One of our community members, Dan Steele is a fan of more infill than less:
“For infill I have rarely found myself regretting adding to much, and have often been disappointed by adding to little. For something with a large surface area on top I would generally use a minimum of 18% infill. For something I wanted to be mechanically strong I would throw an extra shell in and go up to 40% infill.”
Fused Deposition Modeling (FDM) has become a staple in both prototyping and hobbyist projects due to its accessibility, ease of use, and the versatility of materials. Here are some common uses of FDM in these areas:
Functional Prototypes: FDM is widely used to create functional prototypes that can be tested for form, fit, and function. Its ability to produce robust parts quickly and cost-effectively makes it ideal for iterative design processes where prototypes need to be produced, tested, and modified repeatedly.
Proof-of-Concept Models: Designers and engineers often use FDM to create proof-of-concept models. These models help in demonstrating the feasibility of a concept or design before investing in more expensive manufacturing processes.
Product Development: In product development, FDM allows for rapid creation of prototypes that resemble the final product, which is crucial for ergonomic studies, aesthetic evaluations, and market testing.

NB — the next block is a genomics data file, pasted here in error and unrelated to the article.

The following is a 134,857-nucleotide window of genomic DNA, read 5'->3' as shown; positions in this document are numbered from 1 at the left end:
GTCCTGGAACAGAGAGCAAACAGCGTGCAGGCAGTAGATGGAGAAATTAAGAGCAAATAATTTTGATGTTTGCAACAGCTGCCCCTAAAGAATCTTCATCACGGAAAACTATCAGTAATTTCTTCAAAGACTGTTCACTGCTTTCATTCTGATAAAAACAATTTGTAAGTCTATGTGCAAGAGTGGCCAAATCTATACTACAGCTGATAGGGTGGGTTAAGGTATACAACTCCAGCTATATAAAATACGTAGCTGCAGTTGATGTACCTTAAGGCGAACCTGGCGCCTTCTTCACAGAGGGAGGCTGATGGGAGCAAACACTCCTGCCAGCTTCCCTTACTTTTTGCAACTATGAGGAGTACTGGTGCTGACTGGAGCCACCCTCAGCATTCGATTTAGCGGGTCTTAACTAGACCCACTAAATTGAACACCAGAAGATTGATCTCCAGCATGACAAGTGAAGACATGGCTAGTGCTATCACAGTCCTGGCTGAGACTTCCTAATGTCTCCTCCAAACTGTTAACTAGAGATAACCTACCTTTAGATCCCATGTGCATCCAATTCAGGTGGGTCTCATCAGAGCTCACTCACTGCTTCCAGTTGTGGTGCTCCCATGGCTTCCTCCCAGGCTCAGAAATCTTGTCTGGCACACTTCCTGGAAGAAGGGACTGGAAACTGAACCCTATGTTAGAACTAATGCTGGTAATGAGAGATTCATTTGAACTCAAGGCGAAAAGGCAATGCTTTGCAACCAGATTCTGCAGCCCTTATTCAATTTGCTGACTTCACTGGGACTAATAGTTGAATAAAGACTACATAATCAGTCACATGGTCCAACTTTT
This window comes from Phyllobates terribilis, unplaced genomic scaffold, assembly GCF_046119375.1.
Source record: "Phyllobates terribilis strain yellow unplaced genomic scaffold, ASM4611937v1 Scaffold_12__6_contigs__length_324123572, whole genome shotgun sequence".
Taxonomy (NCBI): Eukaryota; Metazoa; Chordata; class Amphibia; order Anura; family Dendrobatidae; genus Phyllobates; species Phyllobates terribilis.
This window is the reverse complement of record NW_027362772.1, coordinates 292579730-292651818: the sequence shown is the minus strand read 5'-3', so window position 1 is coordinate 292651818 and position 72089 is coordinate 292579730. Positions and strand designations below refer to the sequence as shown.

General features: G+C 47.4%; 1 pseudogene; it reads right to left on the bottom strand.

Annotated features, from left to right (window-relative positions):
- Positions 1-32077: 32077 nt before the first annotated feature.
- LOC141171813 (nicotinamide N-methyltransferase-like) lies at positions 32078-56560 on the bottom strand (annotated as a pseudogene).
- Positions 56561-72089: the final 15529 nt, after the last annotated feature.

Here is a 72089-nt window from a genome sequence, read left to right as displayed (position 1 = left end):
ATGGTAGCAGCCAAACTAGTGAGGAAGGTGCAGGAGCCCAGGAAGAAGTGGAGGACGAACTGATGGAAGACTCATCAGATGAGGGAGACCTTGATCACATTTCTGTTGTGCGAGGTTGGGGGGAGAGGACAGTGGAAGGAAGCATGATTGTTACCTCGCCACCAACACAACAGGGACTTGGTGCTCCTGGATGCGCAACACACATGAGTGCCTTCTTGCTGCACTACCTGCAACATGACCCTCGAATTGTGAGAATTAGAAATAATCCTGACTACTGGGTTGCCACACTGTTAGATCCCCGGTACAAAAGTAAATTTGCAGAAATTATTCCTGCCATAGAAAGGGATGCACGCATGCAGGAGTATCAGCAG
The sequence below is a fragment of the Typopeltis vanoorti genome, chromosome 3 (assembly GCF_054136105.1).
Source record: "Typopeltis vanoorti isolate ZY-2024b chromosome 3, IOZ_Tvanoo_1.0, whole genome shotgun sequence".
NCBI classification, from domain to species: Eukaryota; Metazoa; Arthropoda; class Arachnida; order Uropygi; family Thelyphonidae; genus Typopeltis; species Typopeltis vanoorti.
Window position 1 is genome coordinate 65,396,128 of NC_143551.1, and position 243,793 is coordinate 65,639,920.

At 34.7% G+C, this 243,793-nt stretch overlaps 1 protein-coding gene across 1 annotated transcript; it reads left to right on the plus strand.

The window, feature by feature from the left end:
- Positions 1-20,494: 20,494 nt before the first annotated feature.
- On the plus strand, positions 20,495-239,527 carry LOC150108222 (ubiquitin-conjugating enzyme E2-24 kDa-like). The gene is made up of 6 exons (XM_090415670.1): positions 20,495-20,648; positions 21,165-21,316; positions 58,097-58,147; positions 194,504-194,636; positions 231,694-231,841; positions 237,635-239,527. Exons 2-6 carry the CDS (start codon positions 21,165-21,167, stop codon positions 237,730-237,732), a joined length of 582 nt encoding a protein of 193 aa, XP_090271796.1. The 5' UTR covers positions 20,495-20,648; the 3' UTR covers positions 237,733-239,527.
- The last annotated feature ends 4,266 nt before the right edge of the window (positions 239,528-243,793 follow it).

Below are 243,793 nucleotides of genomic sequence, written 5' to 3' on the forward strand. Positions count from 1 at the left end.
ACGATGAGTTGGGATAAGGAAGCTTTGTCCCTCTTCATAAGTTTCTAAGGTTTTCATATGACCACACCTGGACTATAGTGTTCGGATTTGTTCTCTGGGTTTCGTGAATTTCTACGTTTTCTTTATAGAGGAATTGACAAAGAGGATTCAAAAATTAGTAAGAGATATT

Custom Tooling and Fixtures: FDM is used to create custom jigs, fixtures, and tooling for manufacturing processes. This application is particularly valuable in reducing the cost and time required for producing these essential components.
Architectural Models: Architects and designers use FDM to create scale models of buildings and structures. These models are helpful for design validation, client presentations, and as a tool for spatial planning.
Custom Parts and Repairs: Hobbyists use FDM to create custom replacement parts or components for DIY projects, repairs, and modifications. This includes everything from household items to custom parts for cars or drones.
Model Making and Miniatures: FDM is popular in the model-making community, especially for creating detailed models and miniatures for tabletop gaming, model railways, and dioramas.
Crafts and Artistic Projects: Artists and crafters use FDM for creating sculptures, jewelry, home decor items, and other artistic projects. The technology allows for experimenting with different forms, textures, and materials.
Educational Projects: FDM is commonly found in educational settings, where students use it for projects in STEM (Science, Technology, Engineering, and Mathematics) education, robotics, and design courses.
Personal Gadgets and Accessories: From phone cases to camera mounts, hobbyists use FDM to design and print personalized gadgets and accessories, often custom-fitted to their specific needs.
Key Advantages for Prototyping and Hobbyist Projects
- Cost-Effectiveness: FDM is one of the most cost-effective 3D printing technologies, making it accessible for individual hobbyists and small businesses.
- Ease of Use: FDM printers are generally user-friendly, with a gentle learning curve, suitable for beginners.
- Material Diversity: The wide range of available thermoplastic materials, from basic PLA to advanced composites, allows users to choose materials based on the specific needs of their project.
- Rapid Iteration: The speed of FDM printing enables quick iterations, which is essential in prototyping and for hobbyists experimenting with new designs.